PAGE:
Brooklyn Winery's team crafts small-batch, artisanal wines in Williamsburg?and if winemaking in an urban environment sounds odd to customers, they can always find out how it works during Tuesday winery tours. The tour guides walk groups through their entire process, from the moment the grapes arrive at the facility to when the cork goes in the final wine bottle, trapping the wine genie inside for good. Of course, the process varies from wine to wine. The team ages some vintages in stainless-steel containers, while the barrel-fermented riesling is aged, predictably, in oak barrels, an old-school technique that originated in prerefrigeration Germany. The result? A quirky riesling with hints of soapstone, mushroom, and honey.
The team doesn't just reclaim old German traditions, though. For their unpretentious 1,200-square-foot wine bar, they also reclaimed most of the building materials. In the cozy, unpretentious bar, visitors sip vintages pulled from wine racks that were once World War II ammo boxes; the walls, meanwhile, were barn wood in a past life, and the bar itself is made from old church pews, completing the aura of modernity rooted in history.
Brasserie 214 traces its roots far across the space-time continuum. The original iteration of the restaurant launched way back in 1938, but recent renovations and menu evolutions have brought French, Northern Italian, Belgian, German, and Scandinavian culinary traditions to the fore. Entrees such as salmon niçoise and duck à l'orange, as well as specialty schnitzels, exemplify the kind of elegant dinner, lunch, and brunch fare prepared by the skilled chefs. Imported beers and stateside craft brews pour from the taps to complement that selection. Of course, it wouldn't be a Long Island brasserie or a valid retirement destination without a robust cocktail selection. To that end, bartenders mix together specialty martinis, sangria, and sidecars with Bacardi, Disaronno, and fresh lemon juice served in a sugar-rimmed martini glass.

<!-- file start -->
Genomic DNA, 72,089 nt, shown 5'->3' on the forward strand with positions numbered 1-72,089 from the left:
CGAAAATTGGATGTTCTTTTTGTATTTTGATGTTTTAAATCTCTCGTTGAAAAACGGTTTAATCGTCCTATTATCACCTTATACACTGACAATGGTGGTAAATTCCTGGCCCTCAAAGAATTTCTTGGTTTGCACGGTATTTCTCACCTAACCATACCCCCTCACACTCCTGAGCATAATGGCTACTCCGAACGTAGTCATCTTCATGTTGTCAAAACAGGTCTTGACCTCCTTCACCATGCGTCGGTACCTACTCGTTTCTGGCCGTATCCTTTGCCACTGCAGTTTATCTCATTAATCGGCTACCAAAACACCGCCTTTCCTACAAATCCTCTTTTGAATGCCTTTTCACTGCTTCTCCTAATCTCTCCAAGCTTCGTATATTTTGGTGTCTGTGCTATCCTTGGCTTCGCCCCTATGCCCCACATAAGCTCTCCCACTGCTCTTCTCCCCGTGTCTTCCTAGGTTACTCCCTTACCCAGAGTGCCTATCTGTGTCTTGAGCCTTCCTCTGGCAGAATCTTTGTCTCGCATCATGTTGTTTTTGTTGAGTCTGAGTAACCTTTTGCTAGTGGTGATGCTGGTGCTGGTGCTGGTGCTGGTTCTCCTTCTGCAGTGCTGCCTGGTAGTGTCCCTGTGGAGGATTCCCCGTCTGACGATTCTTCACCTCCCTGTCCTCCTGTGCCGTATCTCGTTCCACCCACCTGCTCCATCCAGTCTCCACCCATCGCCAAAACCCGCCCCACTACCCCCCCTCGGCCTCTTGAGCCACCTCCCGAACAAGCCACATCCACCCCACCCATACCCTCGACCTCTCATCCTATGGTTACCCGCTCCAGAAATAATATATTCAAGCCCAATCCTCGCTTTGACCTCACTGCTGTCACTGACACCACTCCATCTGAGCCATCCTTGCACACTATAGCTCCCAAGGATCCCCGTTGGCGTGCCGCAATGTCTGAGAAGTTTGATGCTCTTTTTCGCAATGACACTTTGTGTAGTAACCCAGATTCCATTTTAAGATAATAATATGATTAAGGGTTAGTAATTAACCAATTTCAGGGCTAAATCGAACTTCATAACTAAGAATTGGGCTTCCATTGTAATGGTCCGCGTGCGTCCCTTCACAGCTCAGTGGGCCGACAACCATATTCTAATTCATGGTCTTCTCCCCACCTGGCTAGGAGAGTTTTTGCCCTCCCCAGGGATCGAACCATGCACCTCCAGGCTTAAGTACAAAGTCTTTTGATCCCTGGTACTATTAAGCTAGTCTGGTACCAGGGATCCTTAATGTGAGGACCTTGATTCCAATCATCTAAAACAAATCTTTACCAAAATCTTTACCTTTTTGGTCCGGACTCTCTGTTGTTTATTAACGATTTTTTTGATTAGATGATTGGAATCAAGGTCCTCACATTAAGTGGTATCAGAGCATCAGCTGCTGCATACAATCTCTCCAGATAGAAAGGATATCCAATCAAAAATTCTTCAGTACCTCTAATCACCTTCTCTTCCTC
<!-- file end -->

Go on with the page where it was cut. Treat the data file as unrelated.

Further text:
Chef Ricardo Cardona might be from El Salvador, but that doesn’t mean his cooking sticks to tradition. At Mamajuana Café, he draws on more than 25 years of cooking to build his modern cuisine on a foundation of his homeland’s centuries-old cooking traditions. And it seems like his efforts have paid off: his Nuevo Latino dishes, which also prominently feature Dominican flavors, earned the eatery a Critics’ Pick designation from New York magazine. All that attention might be on account of the chef’s inventive flavor combinations, such as sweet plantains stuffed with salted cod, chicken-tempura sushi rolls, and Cornish game hen topped with diced chorizo and lobster. In the dining space, tufted leather banquettes run along the wall just beneath studio lighting and backlit artwork. Bright red and earth-tone curtains give the room a clublike vibe, which set the tone for when diners take to the dance floor between courses.